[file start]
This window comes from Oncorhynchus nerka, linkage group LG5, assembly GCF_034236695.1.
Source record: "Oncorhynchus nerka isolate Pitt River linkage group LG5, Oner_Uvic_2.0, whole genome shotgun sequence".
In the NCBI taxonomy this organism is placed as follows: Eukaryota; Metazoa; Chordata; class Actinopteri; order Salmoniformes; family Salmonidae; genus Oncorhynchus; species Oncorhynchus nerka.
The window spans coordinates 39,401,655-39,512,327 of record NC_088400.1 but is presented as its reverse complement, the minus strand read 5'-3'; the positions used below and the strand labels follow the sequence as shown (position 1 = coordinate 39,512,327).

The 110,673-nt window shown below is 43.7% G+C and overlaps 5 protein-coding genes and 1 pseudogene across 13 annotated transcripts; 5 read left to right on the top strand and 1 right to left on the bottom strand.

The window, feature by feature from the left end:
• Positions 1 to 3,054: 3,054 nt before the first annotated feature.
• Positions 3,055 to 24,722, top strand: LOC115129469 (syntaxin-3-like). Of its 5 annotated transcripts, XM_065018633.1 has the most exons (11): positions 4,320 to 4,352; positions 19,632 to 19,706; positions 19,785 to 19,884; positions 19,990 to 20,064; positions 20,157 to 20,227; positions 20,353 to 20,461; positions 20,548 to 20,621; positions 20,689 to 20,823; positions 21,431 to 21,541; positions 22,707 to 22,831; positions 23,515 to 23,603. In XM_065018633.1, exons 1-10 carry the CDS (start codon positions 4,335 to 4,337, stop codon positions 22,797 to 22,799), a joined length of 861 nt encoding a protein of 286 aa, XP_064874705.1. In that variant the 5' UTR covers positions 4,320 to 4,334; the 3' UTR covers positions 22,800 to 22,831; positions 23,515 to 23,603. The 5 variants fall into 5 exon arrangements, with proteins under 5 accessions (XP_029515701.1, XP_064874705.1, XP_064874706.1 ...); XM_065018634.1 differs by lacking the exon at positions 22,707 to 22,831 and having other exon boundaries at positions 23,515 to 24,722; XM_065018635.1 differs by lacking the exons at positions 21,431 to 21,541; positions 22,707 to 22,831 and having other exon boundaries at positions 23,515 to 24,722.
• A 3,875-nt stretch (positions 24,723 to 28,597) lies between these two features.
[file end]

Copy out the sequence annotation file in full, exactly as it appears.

This window comes from Oncorhynchus nerka, linkage group LG5, assembly GCF_034236695.1.
Source record: "Oncorhynchus nerka isolate Pitt River linkage group LG5, Oner_Uvic_2.0, whole genome shotgun sequence".
In the NCBI taxonomy this organism is placed as follows: Eukaryota; Metazoa; Chordata; class Actinopteri; order Salmoniformes; family Salmonidae; genus Oncorhynchus; species Oncorhynchus nerka.
The window spans coordinates 39,401,655-39,512,327 of record NC_088400.1 but is presented as its reverse complement, the minus strand read 5'-3'; the positions used below and the strand labels follow the sequence as shown (position 1 = coordinate 39,512,327).

The 110,673-nt window shown below is 43.7% G+C and overlaps 5 protein-coding genes and 1 pseudogene across 13 annotated transcripts; 5 read left to right on the top strand and 1 right to left on the bottom strand.

The window, feature by feature from the left end:
• Positions 1 to 3,054: 3,054 nt before the first annotated feature.
• Positions 3,055 to 24,722, top strand: LOC115129469 (syntaxin-3-like). Of its 5 annotated transcripts, XM_065018633.1 has the most exons (11): positions 4,320 to 4,352; positions 19,632 to 19,706; positions 19,785 to 19,884; positions 19,990 to 20,064; positions 20,157 to 20,227; positions 20,353 to 20,461; positions 20,548 to 20,621; positions 20,689 to 20,823; positions 21,431 to 21,541; positions 22,707 to 22,831; positions 23,515 to 23,603. In XM_065018633.1, exons 1-10 carry the CDS (start codon positions 4,335 to 4,337, stop codon positions 22,797 to 22,799), a joined length of 861 nt encoding a protein of 286 aa, XP_064874705.1. In that variant the 5' UTR covers positions 4,320 to 4,334; the 3' UTR covers positions 22,800 to 22,831; positions 23,515 to 23,603. The 5 variants fall into 5 exon arrangements, with proteins under 5 accessions (XP_029515701.1, XP_064874705.1, XP_064874706.1 ...); XM_065018634.1 differs by lacking the exon at positions 22,707 to 22,831 and having other exon boundaries at positions 23,515 to 24,722; XM_065018635.1 differs by lacking the exons at positions 21,431 to 21,541; positions 22,707 to 22,831 and having other exon boundaries at positions 23,515 to 24,722.
• A 3,875-nt stretch (positions 24,723 to 28,597) lies between these two features.